4.8. In Chapter II it is stated that there were advantages in a lattice structure or "pile" with uranium concentrated in lumps regularly distributed in a matrix of moderator. This was the system on which the Columbia group was working. As is so often the case, the fundamental idea is a simple one. If the uranium and the moderator are mixed homogeneously, the neutrons on the average will lose energy in small steps between passages through the uranium so that in the course of their reduction to thermal velocity the chance of their passing through uranium at any given velocity, e.g., at a velocity corresponding to resonance absorption, is great. But, if the uranium is in large lumps spaced at large intervals in the moderator, the amounts of energy lost by neutrons between passages from one lump of uranium to another will be large and the chance of their reaching a uranium lump with energy just equal to the energy of resonance absorption is relatively small. Thus the chance of absorption by U-238 to produce U-239, compared to the chance of absorption as thermal neutrons to cause fission, may be reduced sufficiently to allow a chain reaction to take place. If one knew the exact values of the cross sections of each uranium isotope for each type of absorption and every range of neutron speed, and had similar knowledge for the moderator, one could calculate the "optimum lattice," i.e., the best size, shape and spacing for the lumps of uranium in the matrix of moderator. Since such data were only partially known, a direct experimental approach appeared to be in order. Consequently it was proposed that the absorption of neutrons by uranium should be measured under conditions similar to those expected in a chain-reacting pile employing graphite as moderator.

The term "resonance absorption" is used to describe the very strong absorption of neutrons by U-238 when the neutron energies are in certain definite portions of the energy region from 0 to 1,000 electron volts. Such resonance absorption demonstrates the existence of nuclear energy levels at corresponding energies. On some occasions the term resonance absorption is used to refer to the whole energy region in the neighborhood of such levels.

4.9. Experiments of this type were initiated at Columbia, and were continued at Princeton in February 1941. Essentially the experiment consisted of studying the absorption of neutrons in the energy range extending from a few thousand electron volts down to a fraction of an electron volt (thermal energies), the absorption taking place in different layers of uranium or uranium oxide spheres embedded in a pile of graphite.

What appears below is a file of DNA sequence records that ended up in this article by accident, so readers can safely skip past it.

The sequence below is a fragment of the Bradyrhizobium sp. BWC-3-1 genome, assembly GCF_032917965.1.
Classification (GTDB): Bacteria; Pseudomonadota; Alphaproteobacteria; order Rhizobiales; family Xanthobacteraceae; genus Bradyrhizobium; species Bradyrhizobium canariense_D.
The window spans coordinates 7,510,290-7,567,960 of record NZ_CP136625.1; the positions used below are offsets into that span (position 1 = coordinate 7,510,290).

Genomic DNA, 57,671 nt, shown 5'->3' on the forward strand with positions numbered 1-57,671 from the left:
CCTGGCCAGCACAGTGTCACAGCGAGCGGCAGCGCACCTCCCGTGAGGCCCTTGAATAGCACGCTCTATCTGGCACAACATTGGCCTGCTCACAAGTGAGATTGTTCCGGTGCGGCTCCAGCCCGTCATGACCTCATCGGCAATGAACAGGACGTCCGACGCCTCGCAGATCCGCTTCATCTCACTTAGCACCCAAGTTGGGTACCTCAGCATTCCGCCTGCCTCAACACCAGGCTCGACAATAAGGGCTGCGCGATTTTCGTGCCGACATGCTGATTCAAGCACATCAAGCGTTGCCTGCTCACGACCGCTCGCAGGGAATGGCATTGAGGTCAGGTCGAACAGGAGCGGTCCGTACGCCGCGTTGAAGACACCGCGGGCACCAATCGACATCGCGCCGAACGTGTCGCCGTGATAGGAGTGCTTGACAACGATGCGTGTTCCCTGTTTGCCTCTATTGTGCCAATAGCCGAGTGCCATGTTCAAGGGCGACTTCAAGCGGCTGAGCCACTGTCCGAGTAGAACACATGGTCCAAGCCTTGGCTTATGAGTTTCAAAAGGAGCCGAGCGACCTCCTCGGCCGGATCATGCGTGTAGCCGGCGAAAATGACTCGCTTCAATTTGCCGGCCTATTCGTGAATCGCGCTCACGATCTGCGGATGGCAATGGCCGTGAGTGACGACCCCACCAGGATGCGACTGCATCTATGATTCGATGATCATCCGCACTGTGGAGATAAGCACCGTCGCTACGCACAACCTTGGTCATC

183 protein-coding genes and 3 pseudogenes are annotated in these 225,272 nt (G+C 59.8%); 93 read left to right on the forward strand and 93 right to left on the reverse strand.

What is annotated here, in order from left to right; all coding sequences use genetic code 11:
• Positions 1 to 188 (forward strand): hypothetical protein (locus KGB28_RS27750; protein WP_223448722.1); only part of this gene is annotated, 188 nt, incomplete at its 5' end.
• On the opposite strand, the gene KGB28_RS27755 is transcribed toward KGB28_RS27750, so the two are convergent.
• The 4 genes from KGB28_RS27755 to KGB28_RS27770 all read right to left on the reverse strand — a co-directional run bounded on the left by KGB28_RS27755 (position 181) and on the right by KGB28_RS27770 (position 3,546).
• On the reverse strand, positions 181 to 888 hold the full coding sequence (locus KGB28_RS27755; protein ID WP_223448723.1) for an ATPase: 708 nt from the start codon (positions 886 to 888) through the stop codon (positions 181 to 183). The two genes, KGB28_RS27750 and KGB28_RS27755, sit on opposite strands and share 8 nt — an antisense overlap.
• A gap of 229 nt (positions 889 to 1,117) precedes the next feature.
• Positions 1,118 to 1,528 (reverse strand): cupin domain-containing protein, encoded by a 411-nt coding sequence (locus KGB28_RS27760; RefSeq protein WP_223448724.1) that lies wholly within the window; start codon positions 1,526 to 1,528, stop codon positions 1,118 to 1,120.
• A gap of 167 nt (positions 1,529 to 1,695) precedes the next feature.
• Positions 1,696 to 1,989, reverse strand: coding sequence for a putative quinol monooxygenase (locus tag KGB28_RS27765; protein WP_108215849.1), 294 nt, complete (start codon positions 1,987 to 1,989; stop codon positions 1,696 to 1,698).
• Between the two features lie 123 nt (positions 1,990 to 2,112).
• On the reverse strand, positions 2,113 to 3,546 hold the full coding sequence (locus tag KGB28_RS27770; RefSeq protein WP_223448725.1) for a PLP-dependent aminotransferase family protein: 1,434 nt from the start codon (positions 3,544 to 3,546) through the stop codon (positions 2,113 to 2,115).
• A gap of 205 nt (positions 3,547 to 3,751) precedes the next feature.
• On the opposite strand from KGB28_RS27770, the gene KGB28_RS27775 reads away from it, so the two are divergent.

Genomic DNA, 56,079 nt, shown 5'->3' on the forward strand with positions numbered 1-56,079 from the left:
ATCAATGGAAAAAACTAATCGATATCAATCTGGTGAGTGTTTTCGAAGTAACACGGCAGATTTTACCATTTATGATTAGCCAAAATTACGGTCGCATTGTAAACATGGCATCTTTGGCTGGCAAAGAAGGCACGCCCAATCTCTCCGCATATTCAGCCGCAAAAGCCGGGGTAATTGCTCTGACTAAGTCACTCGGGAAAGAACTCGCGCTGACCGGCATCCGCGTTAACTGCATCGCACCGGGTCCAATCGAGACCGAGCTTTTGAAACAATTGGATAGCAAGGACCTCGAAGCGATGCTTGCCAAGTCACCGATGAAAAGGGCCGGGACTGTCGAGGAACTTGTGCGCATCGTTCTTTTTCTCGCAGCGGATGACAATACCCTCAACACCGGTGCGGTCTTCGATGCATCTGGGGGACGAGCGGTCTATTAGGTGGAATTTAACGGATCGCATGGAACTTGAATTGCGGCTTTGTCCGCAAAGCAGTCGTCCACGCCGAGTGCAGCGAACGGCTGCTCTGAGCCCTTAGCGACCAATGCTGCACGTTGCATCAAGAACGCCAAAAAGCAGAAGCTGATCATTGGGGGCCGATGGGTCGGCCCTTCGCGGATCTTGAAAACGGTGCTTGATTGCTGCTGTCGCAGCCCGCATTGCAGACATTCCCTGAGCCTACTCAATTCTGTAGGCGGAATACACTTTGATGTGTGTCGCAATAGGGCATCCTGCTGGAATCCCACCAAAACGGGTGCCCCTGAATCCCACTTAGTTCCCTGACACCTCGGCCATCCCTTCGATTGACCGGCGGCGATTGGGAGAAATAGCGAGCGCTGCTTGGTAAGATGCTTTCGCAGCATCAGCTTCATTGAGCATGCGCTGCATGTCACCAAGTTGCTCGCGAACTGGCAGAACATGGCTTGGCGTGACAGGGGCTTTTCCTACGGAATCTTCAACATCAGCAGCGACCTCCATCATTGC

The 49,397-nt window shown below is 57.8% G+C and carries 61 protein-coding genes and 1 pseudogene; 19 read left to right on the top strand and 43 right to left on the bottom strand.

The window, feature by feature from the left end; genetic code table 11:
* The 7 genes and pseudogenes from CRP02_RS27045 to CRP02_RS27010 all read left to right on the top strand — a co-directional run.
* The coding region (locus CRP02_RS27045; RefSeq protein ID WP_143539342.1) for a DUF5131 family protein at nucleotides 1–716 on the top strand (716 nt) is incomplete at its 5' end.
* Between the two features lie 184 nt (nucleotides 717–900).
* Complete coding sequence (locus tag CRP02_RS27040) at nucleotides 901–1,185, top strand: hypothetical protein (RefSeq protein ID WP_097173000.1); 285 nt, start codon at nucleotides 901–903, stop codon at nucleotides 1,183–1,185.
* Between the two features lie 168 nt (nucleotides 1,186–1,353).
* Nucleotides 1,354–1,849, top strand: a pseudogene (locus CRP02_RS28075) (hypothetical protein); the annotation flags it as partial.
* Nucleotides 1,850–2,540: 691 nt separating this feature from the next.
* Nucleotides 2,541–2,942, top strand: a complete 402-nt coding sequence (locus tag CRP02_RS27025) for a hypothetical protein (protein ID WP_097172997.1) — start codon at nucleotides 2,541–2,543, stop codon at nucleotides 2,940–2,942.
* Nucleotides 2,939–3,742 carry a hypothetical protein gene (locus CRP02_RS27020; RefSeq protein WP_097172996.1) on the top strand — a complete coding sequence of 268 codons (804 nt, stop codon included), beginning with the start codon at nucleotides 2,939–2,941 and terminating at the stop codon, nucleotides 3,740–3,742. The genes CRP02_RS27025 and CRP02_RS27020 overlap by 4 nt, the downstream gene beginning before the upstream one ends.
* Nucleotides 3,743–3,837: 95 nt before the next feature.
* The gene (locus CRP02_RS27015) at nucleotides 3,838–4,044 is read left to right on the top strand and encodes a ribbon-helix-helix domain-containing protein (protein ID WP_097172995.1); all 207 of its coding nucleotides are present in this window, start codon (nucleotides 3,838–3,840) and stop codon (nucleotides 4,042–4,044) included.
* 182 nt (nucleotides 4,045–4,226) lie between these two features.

4.10. In these experiments, a source of neutrons was provided by a mean of protons (accelerated by a cyclotron) impinging on a beryllium target. (The resulting yield of neutrons was equivalent to the yield from a radium-beryllium source of about 3,500 curies strength.) The neutrons thus produced had a wide, continuous, velocity distribution. They proceeded from this source into a large block of graphite. By placing the various uranium or uranium-oxide spheres inside the graphite block at various positions representing increasing distances from the source, absorption of neutrons of decreasing average speeds down to thermal speeds was studied. It was found that the total absorption of neutrons by such spheres could be expressed in terms of a "surface" effect and a "mass" effect.

4.11. These experiments, involving a variety of sphere sizes, densities, and positions were continued until the spring of 1942, when most of the group was moved to Chicago. Similar experiments performed at a later date at the University of Indiana by A. C. G. Mitchell and his co-workers have verified and in some cases corrected the Princeton data, but the Princeton data were sufficiently accurate by the summer of 1941 to be used in planning the intermediate-pile experiments and the subsequent experiments on operating piles.

4.12. The experimental work on resonance absorption at Princeton was done by R. R. Wilson, E. C. Creutz, and their collaborators, under the general leadership of H. D. Smyth; they benefited from the constant help of Wigner and Wheeler and frequent conferences with the Columbia group.


4.13. About July 1941 the first lattice structure of graphite and uranium was set up at Columbia. It was a graphite cube about 8 feet on an edge, and contained about 7 tons of uranium oxide in iron containers distributed at equal intervals throughout the graphite. A preliminary set of measurements was made on this structure in August 1941. Similar structures of somewhat larger size were set up and investigated during September and October, and the so-called exponential method (described below) of determining the multiplication factor was developed and first applied. This work was done by Fermi and his assistants, H. L. Anderson, B. Feld, G. Weil, and W. H. Zinno

4.14. The multiplication-factor experiment is rather similar to that already outlined for the determination of η, the number of neutrons produced per thermal neutron absorbed. A radium-beryllium neutron source is placed near the bottom of the lattice structure and the number of neutrons is measured at various points throughout the lattice. These numbers are then compared with the corresponding numbers determined when no uranium is present in the graphite mass. Evidently the absorption of neutrons by U-238 to produce U-239 tends to reduce the number of neutrons, while the fissions tend to increase the number. The question is: Which predominates? or, more precisely, Does the fission production of neutrons predominate over all neutron-removal processes other than escape? Interpretation of the experimental data on this crucial question involves many corrections, calculations, and approximations, but all reduce in the end to a single number, the multiplication factor k.